Despite these doubts, Salk’s method was validated and he published his results in 1953. The March of Dimes decided to finance a massive field trial of Salk’s vaccine on 2 million American children between 6 and 9. The large-scale trial was made possible by major pharmaceutical companies like Eli Lilly, Wyeth Labs, and Parke Davis producing his vaccine on a large scale.
In 1954, half of these “Polio Pioneer” children received a vaccine injection, while the other half received a placebo. Significant risks exist when administering any untried vaccine. As Salk told a journalist, “When you inoculate children with a polio vaccine for the first time, you don’t sleep well for two weeks.”
On April 12, 1955, on the 10th anniversary of FDR’s death, Dr. Thomas Francis, Salk’s mentor and the trial director, called a press conference at the University of Michigan to report the results. Salk was still in the dark and had little idea what Francis would say. The conference was broadcast to 54,000 physicians; millions of Americans tuned in by radio. The pronouncement was stunning.
The vaccine was safe, potent, and 90% effective in protecting against polio!
The audience of over a thousand gave Salk a standing ovation as he took the stage. A pleased yet overwhelmed Salk looked at the crowd. “The objective here was not merely a reduction in crippling cases of polio, but rather the elimination of fear.” He thanked the many people who had made this success possible but failed to mention his colleagues by name. This caused a rift between Salk and some of his research associates that persisted for decades.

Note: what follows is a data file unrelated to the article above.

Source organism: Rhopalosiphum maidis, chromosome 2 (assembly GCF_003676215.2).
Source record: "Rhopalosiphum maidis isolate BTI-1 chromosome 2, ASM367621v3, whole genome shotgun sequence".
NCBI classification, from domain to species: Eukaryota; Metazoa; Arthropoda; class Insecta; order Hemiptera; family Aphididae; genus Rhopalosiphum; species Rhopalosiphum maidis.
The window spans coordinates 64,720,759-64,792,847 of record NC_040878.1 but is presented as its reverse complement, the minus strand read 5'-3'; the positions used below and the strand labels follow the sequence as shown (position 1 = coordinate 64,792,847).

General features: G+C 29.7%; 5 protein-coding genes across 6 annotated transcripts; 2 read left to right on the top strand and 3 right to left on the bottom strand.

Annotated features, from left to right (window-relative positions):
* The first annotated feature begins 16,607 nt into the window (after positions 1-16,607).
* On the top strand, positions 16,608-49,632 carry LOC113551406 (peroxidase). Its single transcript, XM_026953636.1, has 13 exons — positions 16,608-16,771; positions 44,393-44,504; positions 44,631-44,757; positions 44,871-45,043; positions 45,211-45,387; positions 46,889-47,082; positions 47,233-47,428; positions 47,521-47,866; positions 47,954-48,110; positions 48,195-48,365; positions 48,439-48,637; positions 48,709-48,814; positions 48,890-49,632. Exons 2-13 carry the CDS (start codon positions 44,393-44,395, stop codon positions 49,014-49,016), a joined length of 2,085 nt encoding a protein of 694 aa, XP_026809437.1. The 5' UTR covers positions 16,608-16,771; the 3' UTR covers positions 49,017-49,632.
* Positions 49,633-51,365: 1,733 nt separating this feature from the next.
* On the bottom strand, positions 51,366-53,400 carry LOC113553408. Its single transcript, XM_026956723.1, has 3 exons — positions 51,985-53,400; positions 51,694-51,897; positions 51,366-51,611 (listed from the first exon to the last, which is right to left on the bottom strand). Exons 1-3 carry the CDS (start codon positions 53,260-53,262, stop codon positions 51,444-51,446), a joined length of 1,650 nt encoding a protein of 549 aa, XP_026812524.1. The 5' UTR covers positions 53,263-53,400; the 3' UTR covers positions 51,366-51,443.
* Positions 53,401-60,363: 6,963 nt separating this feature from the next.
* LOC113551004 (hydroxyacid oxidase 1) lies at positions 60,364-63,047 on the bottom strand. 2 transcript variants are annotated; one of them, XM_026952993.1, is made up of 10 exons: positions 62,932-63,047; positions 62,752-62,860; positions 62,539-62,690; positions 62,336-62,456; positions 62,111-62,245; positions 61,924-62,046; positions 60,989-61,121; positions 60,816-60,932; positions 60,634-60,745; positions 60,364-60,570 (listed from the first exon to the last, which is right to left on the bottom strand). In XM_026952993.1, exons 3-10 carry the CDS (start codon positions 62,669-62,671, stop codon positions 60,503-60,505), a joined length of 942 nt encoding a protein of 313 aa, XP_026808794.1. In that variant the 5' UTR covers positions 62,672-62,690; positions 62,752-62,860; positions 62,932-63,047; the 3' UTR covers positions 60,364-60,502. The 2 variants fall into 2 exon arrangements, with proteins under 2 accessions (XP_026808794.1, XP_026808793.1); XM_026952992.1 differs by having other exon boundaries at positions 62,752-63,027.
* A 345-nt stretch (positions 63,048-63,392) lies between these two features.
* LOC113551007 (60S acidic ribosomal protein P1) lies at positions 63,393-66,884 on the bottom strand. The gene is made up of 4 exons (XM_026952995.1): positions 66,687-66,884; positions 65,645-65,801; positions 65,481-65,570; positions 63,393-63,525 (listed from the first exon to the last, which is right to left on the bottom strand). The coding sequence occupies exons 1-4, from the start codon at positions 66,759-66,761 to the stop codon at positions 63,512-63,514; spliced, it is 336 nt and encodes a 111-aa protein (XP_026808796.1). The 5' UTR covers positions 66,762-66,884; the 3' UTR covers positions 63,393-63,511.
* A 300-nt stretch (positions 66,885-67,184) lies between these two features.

There were over a hundred reporters at the event. Word got out around the globe overnight. The scourge had been whipped! Every front page and newscast proclaimed the victory. Polio panic would soon be over as pharmaceutical companies would create millions of doses of the new vaccine. Church bells and fire sirens sounded. People gathered in churches to pray thanks. Many openly wept.
Salk immediately became a national hero and celebrity. That evening, he appeared on Edward R. Murrow’s television show See It Now. “Young man, a great tragedy has befallen you—you’ve lost your anonymity.” When asked who held the patent on the vaccine, Salk’s response became legendary, “Well, the people, I would say. There is no patent. Could you patent the sun?”
Salk disagreed with owning a patent as millions of Americans had paid for the research via the March of Dimes. Of course the vaccine wasn’t novel enough to be patentable according to US law, and Salk knew it. Forbes once estimated that Salk could have earned over $7 billion.
President Eisenhower gave Salk a special citation at the White House.
The fame was unwanted however. Hotels offered Salk their best suites, pilots announced his presence on airplanes, he could not eat at restaurants as everyone wanted to shake his hand. The March of Dimes lionized Salk to the point of offending his colleagues yet again. Other researchers grumbled that he hadn’t found anything new; just applied research that was already there.